Sustainable Investing  

Why psychometric testing is best for sustainability views

  • Describe the challenges of psychometric testing for sustainability
  • Explain some of the differences in attitude among the generations
  • Explain some of the emotional aspects of investing sustainably
Why psychometric testing is best for sustainability views
Using a psychometric sustainability preference questionnaire enables greater understanding of clients' views on sustainability. (Fotoware/Dreamstime)

It has been established that to understand investment sustainability preferences advisers must properly engage with their clients where their views and the implications of choices can be discussed.

Like understanding attitudes to financial risk, sustainability concerns can be very complex and therefore a suitable framework is required for tailored conversations. Since launching our psychometric Investment Sustainability Preference Questionnaire (ISPQ) in 2021, we have witnessed a significant rise in questionnaire completions and, more importantly, discussions being held between advisers and clients. 

Developing a psychometric questionnaire

Prior to the release of the ISPQ, the most widely used approach both to understand clients' views and for research purposes was to simply ask clients: 'How interested are you in sustainable investing?'.

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However there are issues with this approach. Firstly, the term 'sustainable investing' can be interpreted differently by clients, and the consequences on clients and their portfolios are unclear.

Secondly, as there are many aspects to consider when making investment decisions and factors that can influence clients' views, then it is likely that using one question to stimulate a conversation or to make assumptions will lead to many areas being overlooked.

Thirdly, the personal view of the adviser can influence how such questions are posed, therefore advisers can bias responses and influence the level of depth that conversations can go.

Ultimately, this method is not a reliable or valid approach for understanding clients' sustainability preferences. 

A more systematic, psychometric approach addresses five aspects important for understanding not only what influences views on sustainability, but what drives investors to act when it comes to the way they want to invest:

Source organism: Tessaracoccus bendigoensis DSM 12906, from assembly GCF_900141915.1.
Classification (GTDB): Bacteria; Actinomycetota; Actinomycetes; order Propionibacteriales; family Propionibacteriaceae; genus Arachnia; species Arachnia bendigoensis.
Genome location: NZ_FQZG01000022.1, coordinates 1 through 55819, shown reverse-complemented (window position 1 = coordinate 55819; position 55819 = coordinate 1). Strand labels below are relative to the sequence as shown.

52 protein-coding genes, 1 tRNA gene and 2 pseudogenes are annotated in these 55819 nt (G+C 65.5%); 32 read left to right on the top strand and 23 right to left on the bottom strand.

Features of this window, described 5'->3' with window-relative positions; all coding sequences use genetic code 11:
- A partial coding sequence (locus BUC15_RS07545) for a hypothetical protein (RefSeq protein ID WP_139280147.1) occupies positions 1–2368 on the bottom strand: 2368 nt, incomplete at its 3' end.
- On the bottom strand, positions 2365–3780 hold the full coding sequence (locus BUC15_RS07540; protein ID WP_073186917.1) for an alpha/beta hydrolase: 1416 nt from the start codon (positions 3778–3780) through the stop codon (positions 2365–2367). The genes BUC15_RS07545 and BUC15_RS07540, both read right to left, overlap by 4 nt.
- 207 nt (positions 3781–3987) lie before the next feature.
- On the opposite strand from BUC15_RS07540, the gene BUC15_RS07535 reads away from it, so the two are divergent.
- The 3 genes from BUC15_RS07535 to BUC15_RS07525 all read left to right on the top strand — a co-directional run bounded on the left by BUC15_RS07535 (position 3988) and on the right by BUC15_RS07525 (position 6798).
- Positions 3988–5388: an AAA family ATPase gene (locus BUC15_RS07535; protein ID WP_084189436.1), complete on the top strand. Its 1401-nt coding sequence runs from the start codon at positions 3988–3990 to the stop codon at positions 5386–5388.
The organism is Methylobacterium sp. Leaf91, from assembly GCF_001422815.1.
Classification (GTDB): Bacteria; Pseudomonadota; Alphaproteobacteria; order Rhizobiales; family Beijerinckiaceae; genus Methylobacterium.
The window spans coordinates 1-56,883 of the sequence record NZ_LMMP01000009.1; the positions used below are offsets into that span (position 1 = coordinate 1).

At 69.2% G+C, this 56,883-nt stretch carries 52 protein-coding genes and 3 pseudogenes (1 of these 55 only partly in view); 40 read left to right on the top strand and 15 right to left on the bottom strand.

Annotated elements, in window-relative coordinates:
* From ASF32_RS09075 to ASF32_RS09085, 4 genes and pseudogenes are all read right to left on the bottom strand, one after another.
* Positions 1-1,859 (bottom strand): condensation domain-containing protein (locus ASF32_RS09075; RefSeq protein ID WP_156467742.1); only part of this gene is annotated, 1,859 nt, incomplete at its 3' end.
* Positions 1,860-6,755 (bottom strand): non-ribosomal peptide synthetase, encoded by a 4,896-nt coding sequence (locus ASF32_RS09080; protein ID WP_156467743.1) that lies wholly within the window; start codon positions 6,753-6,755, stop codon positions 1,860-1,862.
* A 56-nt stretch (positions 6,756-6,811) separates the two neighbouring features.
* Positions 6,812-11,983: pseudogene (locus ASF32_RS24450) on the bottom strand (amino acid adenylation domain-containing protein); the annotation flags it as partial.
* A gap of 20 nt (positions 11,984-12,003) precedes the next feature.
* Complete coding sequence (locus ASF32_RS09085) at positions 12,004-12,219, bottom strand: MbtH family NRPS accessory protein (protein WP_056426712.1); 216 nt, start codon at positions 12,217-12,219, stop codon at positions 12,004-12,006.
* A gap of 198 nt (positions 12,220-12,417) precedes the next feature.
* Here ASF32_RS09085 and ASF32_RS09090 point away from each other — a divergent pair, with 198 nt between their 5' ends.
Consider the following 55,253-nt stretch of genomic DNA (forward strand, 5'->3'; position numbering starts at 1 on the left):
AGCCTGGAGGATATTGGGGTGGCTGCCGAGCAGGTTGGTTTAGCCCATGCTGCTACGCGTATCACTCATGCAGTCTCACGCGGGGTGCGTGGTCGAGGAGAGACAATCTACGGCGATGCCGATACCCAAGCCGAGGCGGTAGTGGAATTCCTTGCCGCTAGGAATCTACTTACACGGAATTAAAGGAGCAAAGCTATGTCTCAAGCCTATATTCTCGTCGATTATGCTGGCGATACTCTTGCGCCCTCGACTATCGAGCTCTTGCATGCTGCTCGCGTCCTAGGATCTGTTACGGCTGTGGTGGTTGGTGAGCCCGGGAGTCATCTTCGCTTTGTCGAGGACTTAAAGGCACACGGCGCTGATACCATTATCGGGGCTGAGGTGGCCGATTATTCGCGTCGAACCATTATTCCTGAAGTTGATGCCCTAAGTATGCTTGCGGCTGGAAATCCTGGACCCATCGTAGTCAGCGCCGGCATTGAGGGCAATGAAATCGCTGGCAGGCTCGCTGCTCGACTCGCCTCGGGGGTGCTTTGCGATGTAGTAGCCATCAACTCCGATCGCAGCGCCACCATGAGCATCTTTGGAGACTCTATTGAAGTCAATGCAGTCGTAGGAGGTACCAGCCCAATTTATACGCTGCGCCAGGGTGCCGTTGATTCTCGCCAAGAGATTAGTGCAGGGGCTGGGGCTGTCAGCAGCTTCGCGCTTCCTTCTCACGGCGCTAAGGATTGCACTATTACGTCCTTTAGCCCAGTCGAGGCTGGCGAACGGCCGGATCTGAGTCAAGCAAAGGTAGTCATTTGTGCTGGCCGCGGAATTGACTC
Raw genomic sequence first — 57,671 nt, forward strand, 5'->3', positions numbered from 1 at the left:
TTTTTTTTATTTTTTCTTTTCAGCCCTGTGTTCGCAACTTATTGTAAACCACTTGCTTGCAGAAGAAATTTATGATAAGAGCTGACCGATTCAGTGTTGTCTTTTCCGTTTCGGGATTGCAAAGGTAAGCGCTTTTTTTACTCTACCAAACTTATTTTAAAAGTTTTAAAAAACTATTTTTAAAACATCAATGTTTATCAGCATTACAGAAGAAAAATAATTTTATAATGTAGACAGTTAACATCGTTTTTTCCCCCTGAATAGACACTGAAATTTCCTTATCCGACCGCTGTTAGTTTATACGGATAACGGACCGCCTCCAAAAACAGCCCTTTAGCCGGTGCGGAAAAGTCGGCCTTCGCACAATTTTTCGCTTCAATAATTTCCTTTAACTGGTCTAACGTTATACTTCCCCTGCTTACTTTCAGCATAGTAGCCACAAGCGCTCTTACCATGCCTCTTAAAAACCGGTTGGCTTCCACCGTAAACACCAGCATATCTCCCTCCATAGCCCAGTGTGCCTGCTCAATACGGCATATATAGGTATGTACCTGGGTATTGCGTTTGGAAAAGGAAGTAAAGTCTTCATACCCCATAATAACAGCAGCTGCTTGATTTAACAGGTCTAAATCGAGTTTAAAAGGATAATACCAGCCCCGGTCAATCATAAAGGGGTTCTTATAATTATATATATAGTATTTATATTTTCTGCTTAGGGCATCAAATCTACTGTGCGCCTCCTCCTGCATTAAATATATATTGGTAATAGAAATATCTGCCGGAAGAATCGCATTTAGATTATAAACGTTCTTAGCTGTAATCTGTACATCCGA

1. how important it is that their values and beliefs are taken into consideration (personal values);
  2. the importance of their decisions benefiting others as well as themselves (psychological distance);
  3. how they would feel knowing they are having a positive or negative impact on the environment and society (emotional benefit);
  4. the extent in which they would like to ensure they have a positive impact (positive impact); and
  5. their willingness to reduce their investment opportunities considering these potential benefits for themselves, the wider society and the environment (financial considerations).

A psychometric approach is important for understanding sustainability preferences, but the development stage of a psychometric questionnaire has a significant impact on the robustness of the question set.

A well-designed psychometric questionnaire evolves from academic theory and research before testing begins, gathering data on a large array of items from a wide demographic.

Next steps involve analysing how those items cluster and work together to define multiple dimensions of the variables being measured, understanding which items are not relevant or are in fact redundant and how individual items impact and reflect the overall measure and result. 

Views on sustainability

Our statistics, based on questionnaires being completed by more than 4,000 advised clients each month, show that from conception to the end of 2022, around 70 per cent of clients feel that sustainable investing is at least of some importance to them (see figure 1 below).

For 39 per cent of clients, while sustainability is not the most important thing, they would want some consideration of sustainability to be made within recommended solutions.

For these clients, solutions therefore do not necessarily need to be rated average amongst their peers when assessing the underlying holdings across a broad range of ESG criteria.